September 2016
Volume 57, Issue 12
Open Access
ARVO Annual Meeting Abstract  |   September 2016
Prss56 Mutant Mouse: a Model for Nanophthalmos-Related Retinal Detachment
Author Affiliations & Notes
  • Seyyedhassan Paylakhi
    Ophtalmologie, University of California, San Francisco (UCSF), San Francisco, California, United States
  • Cassandre LabelleDumais
    Ophtalmologie, University of California, San Francisco (UCSF), San Francisco, California, United States
  • Michael Sellarole
    Ophtalmologie, University of California, San Francisco (UCSF), San Francisco, California, United States
  • Saidas Nair
    Ophtalmologie, University of California, San Francisco (UCSF), San Francisco, California, United States
  • Footnotes
    Commercial Relationships   Seyyedhassan Paylakhi, None; Cassandre LabelleDumais, None; Michael Sellarole, None; Saidas Nair, None
  • Footnotes
    Support  This work was supported in part by NIH P30 core grant for vision research (UCSF, Ophthalmology), Research to Prevent Blindness, and NEI grants EY022891.
Investigative Ophthalmology & Visual Science September 2016, Vol.57, 5381. doi:
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      Seyyedhassan Paylakhi, Cassandre LabelleDumais, Michael Sellarole, Saidas Nair; Prss56 Mutant Mouse: a Model for Nanophthalmos-Related Retinal Detachment. Invest. Ophthalmol. Vis. Sci. 2016;57(12):5381.

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      © ARVO (1962-2015); The Authors (2016-present)

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Abstract

Purpose : Mutations in human PRSS56 cause nanophthalmos/posterior microphthalmia. Nanophthalmic eyes exhibit severely reduced ocular axial length and high hyperopia. Moreover, these eyes are susceptible to developing uveal effusion characterized by suprachroidal fluid accumulation due to trans-scleral drainage defects. Leakage of the accumulated fluid into the subretinal space induces retinal detachment. Mice with a mutation in Prss56 recapitulate features of human nanophthalmos (hyperopia and reduced ocular axial length). Here, we assess if Prss56 mutant mice are susceptible to developing retinal detachment. Furthermore, we employ a genetic strategy to rescue the ocular size reduction in Prss56 mutant mice and utilize this new model to study the link between ocular size and retinal detachment.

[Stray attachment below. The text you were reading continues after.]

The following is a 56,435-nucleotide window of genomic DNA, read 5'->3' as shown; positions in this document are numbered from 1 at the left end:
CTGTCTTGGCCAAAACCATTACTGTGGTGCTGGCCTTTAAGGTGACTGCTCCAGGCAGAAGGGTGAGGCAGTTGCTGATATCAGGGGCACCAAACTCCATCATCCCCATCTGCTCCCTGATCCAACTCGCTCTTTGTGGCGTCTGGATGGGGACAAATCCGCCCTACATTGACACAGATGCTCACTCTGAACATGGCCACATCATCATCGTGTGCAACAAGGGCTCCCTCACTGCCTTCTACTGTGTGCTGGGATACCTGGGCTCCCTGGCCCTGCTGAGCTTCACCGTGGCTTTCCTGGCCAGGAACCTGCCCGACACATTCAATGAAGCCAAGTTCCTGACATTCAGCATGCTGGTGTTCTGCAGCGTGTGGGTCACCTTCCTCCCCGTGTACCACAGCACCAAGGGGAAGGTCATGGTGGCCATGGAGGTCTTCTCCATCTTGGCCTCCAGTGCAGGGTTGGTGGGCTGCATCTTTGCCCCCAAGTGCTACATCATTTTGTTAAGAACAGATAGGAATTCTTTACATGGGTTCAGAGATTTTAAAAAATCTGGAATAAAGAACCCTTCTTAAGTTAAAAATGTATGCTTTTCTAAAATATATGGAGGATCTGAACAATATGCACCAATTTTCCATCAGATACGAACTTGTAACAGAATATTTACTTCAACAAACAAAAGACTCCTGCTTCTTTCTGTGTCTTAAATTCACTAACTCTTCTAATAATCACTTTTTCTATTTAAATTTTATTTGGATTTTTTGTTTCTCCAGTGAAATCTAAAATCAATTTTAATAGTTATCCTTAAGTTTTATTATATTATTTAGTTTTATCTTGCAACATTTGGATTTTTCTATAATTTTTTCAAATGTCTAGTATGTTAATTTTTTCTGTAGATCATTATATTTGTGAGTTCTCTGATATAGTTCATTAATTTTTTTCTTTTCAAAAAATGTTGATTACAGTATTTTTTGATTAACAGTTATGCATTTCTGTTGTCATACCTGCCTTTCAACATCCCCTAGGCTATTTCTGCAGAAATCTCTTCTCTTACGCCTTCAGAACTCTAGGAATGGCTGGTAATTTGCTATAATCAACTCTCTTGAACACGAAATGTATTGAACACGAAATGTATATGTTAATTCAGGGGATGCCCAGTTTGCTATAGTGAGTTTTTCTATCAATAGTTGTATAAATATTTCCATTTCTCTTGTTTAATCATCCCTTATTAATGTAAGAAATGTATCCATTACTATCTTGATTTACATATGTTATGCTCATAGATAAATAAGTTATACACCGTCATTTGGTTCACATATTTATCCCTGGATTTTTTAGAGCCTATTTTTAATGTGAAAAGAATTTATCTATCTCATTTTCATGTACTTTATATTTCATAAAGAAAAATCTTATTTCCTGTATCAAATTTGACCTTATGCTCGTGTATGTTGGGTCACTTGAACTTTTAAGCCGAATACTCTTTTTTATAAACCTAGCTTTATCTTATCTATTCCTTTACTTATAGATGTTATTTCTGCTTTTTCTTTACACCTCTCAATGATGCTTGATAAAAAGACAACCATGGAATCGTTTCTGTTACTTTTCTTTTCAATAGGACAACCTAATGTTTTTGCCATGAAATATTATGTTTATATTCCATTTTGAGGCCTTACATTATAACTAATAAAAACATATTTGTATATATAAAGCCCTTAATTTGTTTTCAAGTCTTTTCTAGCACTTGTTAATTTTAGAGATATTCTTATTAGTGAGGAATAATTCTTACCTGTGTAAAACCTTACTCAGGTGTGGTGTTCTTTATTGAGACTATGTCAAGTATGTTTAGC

Methods : 1) To detect retinal detachment, we examined the retina of Prss56 mutant and control littermates between 2 and 12 months of age, using funduscopy, optical coherence tomography (OCT), fluorescein angiography and histology. 2) We bred Egr1 knockout mouse, a previously reported model for ocular axial elongation/myopia, to a Prss56 mutant mouse to study the genetic interaction between Egr1 and Prss56 for ocular size regulation and retinal detachment. Ocular dimensions and refraction were measured using a digital vernier caliper and mouse photo-refractor respectively.

Results : 1) Fundus examination revealed the presence of retinal lesions in Prss56 mutant eyes starting at 5 months of age. OCT examination suggests that these lesions correspond to areas of retinal detachment. Histological analysis confirmed the presence of focal retinal detachment in Prss56 mutant eyes. The retinal detachment exacerbates with age. The retinal detachment is accompanied by vascular leakage and gliosis. 2) Inactivation of Egr1 partially rescues the Prss56 mutant mediated reduction in ocular axial length and corrects hyperopia. In addition, inactivation of Egr1 rescues retinal detachment observed in Prss56 mutant eyes.

Conclusions : In addition to ocular size reduction and hyperopia, Prss56 mutant mice develop progressive, age-related retinal detachment. Importantly, inactivation of Egr1 rescues the retinal detachment observed in Prss56 mutant mice, likely through its effect on partially reversing the reduction in ocular size. Thus, Prss56 mutant mice constitute a valuable model to study the role of ocular size and related defects in retinal detachment.

This is an abstract that was submitted for the 2016 ARVO Annual Meeting, held in Seattle, Wash., May 1-5, 2016.

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